- Level 4 issues are already answered in print somewhere — such as in a procedure, guide, or employee manual — and don't require any action. Generally, people are being lazy and think it's easier to ask the boss or you. Tell people clearly, "Please don't interrupt me with Level 4 issues." They are a waste of your time. Ask your boss to become involved, if needed, to ensure that such interruptions stop.
- Attend meetings. Often, your boss must sit through meetings that have little value for the time invested. Volunteer to attend meetings for your boss if at all possible. Here's how to determine what meetings this will work for:
- Determine the length of the meeting.
- Consider the cost of that meeting, given your salary.
- Consider the opportunity cost in terms of what your boss could do instead of attending the meeting.
- Think about whether you're capable and knowledgeable enough to attend the meeting.
- Decide whether you have enough authority to handle agenda items if necessary. It's frustrating for meeting attendees to hear you say, "I'll have to check with my boss and get back to you." They would much rather hear, "I can absolutely ensure that that will happen, and I can have the results to you by X date."
- Take over some work. If your boss is working on activities that have pressing deadlines but low value, see what work you can take off his or her plate. Look at some of the tasks consuming your boss's time, and ask yourself if you're capable of taking over those tasks. You should consider doing the following types of work:
- Decisions that the boss makes frequently and repetitively and that are predictable in nature
- Assignments that will add variety to your routine work
- Functions that the boss dislikes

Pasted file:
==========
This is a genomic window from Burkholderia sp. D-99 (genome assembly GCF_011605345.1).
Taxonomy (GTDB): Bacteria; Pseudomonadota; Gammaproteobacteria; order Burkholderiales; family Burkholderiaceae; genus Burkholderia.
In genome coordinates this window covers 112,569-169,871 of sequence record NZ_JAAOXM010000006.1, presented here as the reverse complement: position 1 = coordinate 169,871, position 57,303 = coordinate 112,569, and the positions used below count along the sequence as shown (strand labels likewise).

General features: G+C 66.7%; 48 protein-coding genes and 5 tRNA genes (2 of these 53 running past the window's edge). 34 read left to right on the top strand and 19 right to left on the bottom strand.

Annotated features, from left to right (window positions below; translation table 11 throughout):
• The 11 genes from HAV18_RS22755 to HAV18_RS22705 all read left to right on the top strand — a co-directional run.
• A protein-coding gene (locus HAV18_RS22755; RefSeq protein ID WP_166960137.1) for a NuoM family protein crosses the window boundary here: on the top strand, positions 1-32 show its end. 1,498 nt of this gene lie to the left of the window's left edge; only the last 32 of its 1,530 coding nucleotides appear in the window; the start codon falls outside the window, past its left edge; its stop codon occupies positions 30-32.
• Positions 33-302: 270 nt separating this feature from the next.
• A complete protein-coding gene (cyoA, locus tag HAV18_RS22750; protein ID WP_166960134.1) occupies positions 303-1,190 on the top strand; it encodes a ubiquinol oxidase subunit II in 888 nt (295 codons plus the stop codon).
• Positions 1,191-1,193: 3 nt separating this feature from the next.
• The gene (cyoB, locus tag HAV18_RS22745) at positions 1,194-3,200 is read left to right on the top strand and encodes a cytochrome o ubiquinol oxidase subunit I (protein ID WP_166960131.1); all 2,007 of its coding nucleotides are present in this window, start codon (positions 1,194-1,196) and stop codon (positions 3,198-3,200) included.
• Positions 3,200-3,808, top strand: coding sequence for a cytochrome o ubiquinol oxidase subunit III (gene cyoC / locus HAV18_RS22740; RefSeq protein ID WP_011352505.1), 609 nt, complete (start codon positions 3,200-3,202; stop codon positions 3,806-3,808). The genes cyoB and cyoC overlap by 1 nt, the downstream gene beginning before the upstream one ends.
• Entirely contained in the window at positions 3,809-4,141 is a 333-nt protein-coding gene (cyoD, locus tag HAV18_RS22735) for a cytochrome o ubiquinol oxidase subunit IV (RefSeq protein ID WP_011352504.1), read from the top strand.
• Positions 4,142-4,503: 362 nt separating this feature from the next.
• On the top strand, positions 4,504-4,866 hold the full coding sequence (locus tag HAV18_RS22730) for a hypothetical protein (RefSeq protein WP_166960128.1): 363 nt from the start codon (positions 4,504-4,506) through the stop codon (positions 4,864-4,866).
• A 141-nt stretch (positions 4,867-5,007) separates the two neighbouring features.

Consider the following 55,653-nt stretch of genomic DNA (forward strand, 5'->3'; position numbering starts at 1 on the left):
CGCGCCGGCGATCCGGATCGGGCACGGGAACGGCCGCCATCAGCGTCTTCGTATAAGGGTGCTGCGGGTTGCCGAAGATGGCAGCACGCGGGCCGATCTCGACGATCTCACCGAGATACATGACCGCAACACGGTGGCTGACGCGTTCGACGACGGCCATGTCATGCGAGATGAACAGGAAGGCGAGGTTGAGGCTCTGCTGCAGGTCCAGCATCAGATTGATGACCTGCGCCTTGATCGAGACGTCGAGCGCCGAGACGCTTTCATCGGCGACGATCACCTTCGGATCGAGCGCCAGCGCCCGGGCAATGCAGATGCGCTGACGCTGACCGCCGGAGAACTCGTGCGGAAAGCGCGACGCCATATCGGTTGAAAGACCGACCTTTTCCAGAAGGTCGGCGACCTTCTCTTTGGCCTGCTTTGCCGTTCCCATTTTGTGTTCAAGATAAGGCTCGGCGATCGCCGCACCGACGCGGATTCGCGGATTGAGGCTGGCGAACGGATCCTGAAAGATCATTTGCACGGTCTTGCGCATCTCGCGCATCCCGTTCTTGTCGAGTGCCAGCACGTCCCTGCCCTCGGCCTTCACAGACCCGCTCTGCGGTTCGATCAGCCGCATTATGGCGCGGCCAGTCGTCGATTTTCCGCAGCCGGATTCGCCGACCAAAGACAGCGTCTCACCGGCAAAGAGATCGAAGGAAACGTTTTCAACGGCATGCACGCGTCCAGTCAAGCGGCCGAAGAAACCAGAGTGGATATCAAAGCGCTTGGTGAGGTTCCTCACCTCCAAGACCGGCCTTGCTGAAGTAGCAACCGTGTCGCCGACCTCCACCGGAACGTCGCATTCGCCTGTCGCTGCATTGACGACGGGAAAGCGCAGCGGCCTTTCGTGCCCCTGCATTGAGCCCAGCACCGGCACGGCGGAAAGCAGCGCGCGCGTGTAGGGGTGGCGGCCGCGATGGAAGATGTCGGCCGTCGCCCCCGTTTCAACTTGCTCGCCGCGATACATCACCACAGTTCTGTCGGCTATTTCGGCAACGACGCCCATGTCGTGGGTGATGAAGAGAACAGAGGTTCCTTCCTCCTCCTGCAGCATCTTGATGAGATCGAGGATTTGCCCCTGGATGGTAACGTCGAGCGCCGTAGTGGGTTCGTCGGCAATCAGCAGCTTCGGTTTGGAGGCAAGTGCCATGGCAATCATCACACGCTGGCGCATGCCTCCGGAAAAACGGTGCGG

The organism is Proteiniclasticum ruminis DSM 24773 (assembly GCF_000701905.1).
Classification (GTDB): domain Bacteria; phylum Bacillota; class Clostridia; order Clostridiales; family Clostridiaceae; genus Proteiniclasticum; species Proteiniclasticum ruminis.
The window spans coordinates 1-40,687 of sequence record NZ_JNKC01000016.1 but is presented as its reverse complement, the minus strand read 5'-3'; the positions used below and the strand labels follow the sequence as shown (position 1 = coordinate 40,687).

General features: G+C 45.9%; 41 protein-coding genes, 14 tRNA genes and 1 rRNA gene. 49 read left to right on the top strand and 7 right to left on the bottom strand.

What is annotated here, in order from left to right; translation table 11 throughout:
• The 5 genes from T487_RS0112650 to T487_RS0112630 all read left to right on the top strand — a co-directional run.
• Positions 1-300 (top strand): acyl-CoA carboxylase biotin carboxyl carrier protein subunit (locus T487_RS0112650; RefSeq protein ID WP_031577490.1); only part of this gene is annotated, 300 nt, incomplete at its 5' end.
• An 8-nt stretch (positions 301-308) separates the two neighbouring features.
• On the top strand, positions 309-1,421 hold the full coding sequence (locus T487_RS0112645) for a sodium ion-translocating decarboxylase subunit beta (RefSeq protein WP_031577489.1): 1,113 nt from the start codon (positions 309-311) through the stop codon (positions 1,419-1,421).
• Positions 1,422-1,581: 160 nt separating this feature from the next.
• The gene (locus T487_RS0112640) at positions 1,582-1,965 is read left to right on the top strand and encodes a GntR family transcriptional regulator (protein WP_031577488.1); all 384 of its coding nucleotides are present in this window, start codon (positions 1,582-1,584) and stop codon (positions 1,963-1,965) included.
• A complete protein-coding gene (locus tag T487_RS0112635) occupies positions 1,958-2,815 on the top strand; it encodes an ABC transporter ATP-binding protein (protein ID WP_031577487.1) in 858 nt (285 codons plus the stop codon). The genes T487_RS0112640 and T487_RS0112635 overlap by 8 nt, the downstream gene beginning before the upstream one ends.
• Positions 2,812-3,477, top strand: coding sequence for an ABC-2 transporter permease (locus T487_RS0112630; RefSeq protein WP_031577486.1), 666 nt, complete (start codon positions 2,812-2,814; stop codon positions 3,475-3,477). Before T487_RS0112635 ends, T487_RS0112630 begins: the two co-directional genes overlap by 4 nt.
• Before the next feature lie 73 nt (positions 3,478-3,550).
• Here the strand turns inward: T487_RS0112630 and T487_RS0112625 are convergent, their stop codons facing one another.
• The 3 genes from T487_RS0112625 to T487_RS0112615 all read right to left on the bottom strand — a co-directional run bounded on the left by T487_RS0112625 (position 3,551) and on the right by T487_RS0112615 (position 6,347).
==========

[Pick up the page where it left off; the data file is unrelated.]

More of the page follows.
- Work that will provide experience for you
- Tasks that you're capable of doing
- Activities that will make you more well rounded and that will broaden your expertise
- Opportunities to use and reinforce your creative talents
- Recurring matters
- Minor decisions
- Time-consuming details
The boss should always retain broader management duties such as overall planning, policymaking, goal-setting, and budget supervision, as well as work that involves confidential information or supervisor-subordinate relations.
The common saying holds true: The assistant is the one who really knows what's going on. Seek to expand your role and power base in the organization by becoming a stand-in for your boss. Implement the five suggestions above, and you'll be on your way to becoming an indispensable assistant.
For more information about carrying out some of the suggestions in this article, see the following:
About the author Laura Stack is the president of The Productivity Pro®, Inc., an international consulting firm in Denver, Colorado, that specializes in productivity improvement in high-stress organizations. Laura holds an MBA in Organizational Management (University of Colorado, 1991) and is an expert on integrating advances in business productivity with the retention of key employees. Laura is the author of the best-selling book Leave the Office Earlier (Broadway Books, 2004).